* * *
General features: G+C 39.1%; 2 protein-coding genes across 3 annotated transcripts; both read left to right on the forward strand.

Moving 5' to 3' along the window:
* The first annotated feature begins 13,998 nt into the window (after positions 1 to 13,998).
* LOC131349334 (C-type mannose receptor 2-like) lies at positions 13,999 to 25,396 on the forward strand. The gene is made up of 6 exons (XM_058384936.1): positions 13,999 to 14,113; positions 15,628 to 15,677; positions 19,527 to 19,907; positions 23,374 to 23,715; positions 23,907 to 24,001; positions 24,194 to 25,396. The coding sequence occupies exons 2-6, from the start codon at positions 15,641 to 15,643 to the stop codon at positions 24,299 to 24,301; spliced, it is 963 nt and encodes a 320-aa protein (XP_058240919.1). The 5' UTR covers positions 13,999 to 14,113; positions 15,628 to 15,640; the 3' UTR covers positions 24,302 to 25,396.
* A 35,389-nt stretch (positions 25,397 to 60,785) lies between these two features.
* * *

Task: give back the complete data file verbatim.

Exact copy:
General features: G+C 39.1%; 2 protein-coding genes across 3 annotated transcripts; both read left to right on the forward strand.

Moving 5' to 3' along the window:
* The first annotated feature begins 13,998 nt into the window (after positions 1 to 13,998).
* LOC131349334 (C-type mannose receptor 2-like) lies at positions 13,999 to 25,396 on the forward strand. The gene is made up of 6 exons (XM_058384936.1): positions 13,999 to 14,113; positions 15,628 to 15,677; positions 19,527 to 19,907; positions 23,374 to 23,715; positions 23,907 to 24,001; positions 24,194 to 25,396. The coding sequence occupies exons 2-6, from the start codon at positions 15,641 to 15,643 to the stop codon at positions 24,299 to 24,301; spliced, it is 963 nt and encodes a 320-aa protein (XP_058240919.1). The 5' UTR covers positions 13,999 to 14,113; positions 15,628 to 15,640; the 3' UTR covers positions 24,302 to 25,396.
* A 35,389-nt stretch (positions 25,397 to 60,785) lies between these two features.